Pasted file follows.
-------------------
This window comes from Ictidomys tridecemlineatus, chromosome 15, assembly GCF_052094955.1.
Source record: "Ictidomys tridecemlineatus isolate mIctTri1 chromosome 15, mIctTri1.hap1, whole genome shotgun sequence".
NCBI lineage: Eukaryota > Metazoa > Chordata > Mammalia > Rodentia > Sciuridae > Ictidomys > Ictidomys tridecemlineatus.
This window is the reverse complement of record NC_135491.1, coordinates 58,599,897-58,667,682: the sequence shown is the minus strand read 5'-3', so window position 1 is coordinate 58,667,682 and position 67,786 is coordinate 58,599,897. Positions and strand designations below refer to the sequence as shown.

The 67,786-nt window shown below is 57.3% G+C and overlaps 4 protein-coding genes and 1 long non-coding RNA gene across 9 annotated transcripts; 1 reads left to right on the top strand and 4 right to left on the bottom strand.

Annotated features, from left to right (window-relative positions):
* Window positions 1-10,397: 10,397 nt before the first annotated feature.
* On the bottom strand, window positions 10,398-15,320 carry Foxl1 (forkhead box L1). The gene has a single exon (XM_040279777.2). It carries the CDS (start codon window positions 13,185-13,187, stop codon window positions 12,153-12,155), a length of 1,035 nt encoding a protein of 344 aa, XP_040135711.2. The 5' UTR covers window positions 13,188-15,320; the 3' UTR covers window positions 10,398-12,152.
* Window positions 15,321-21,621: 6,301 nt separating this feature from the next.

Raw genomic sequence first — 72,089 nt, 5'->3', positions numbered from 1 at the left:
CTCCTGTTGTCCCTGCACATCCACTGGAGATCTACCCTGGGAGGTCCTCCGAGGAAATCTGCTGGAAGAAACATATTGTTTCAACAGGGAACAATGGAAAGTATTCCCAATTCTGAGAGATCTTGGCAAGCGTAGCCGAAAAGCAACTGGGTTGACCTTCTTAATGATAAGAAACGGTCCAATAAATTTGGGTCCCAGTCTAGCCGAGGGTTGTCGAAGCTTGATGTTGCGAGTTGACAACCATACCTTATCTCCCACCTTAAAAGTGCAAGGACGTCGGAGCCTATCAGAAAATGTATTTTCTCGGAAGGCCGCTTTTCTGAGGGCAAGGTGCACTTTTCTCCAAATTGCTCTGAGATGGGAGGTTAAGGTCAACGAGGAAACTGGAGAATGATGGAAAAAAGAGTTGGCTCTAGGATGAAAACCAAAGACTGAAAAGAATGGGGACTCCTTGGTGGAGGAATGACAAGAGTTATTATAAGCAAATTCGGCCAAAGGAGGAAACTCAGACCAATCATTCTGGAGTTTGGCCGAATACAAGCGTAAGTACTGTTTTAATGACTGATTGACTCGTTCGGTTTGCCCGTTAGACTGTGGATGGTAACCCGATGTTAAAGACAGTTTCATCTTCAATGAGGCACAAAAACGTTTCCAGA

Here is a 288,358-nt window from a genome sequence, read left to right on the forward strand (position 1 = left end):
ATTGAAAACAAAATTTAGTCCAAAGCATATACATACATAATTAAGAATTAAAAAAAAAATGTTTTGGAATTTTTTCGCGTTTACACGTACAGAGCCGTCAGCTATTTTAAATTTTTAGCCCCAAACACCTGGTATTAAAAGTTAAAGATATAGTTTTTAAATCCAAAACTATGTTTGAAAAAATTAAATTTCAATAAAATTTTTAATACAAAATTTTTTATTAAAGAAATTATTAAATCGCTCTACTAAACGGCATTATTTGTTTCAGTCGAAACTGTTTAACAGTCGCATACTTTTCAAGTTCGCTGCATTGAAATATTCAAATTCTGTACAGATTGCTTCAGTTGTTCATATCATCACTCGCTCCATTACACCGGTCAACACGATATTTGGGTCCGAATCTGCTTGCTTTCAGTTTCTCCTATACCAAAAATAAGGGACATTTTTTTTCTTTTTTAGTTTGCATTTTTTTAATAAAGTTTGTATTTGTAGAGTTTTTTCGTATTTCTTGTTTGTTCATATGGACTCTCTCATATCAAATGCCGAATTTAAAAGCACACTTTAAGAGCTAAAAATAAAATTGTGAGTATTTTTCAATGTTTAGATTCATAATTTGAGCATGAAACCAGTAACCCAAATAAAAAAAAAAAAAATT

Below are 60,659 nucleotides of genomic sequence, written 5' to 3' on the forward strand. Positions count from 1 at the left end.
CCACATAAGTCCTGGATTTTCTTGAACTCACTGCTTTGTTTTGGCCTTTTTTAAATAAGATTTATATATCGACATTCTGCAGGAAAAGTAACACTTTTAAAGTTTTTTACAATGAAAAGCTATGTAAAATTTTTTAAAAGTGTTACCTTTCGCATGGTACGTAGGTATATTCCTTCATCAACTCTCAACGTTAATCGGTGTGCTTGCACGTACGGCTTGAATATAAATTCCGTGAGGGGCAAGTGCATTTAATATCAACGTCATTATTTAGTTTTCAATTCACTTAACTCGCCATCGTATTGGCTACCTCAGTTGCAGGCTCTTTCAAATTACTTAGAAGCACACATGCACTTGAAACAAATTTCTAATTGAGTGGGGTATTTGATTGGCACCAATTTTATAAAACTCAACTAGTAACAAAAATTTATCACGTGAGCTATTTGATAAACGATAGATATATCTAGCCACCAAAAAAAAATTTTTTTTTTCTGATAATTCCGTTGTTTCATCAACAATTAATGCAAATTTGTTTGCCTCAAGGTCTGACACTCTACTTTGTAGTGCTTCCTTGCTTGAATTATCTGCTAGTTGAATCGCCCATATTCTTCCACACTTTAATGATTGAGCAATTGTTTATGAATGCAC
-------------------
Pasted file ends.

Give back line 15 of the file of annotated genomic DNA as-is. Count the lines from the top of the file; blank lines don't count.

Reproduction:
CCACATAAGTCCTGGATTTTCTTGAACTCACTGCTTTGTTTTGGCCTTTTTTAAATAAGATTTATATATCGACATTCTGCAGGAAAAGTAACACTTTTAAAGTTTTTTACAATGAAAAGCTATGTAAAATTTTTTAAAAGTGTTACCTTTCGCATGGTACGTAGGTATATTCCTTCATCAACTCTCAACGTTAATCGGTGTGCTTGCACGTACGGCTTGAATATAAATTCCGTGAGGGGCAAGTGCATTTAATATCAACGTCATTATTTAGTTTTCAATTCACTTAACTCGCCATCGTATTGGCTACCTCAGTTGCAGGCTCTTTCAAATTACTTAGAAGCACACATGCACTTGAAACAAATTTCTAATTGAGTGGGGTATTTGATTGGCACCAATTTTATAAAACTCAACTAGTAACAAAAATTTATCACGTGAGCTATTTGATAAACGATAGATATATCTAGCCACCAAAAAAAAATTTTTTTTTTCTGATAATTCCGTTGTTTCATCAACAATTAATGCAAATTTGTTTGCCTCAAGGTCTGACACTCTACTTTGTAGTGCTTCCTTGCTTGAATTATCTGCTAGTTGAATCGCCCATATTCTTCCACACTTTAATGATTGAGCAATTGTTTATGAATGCAC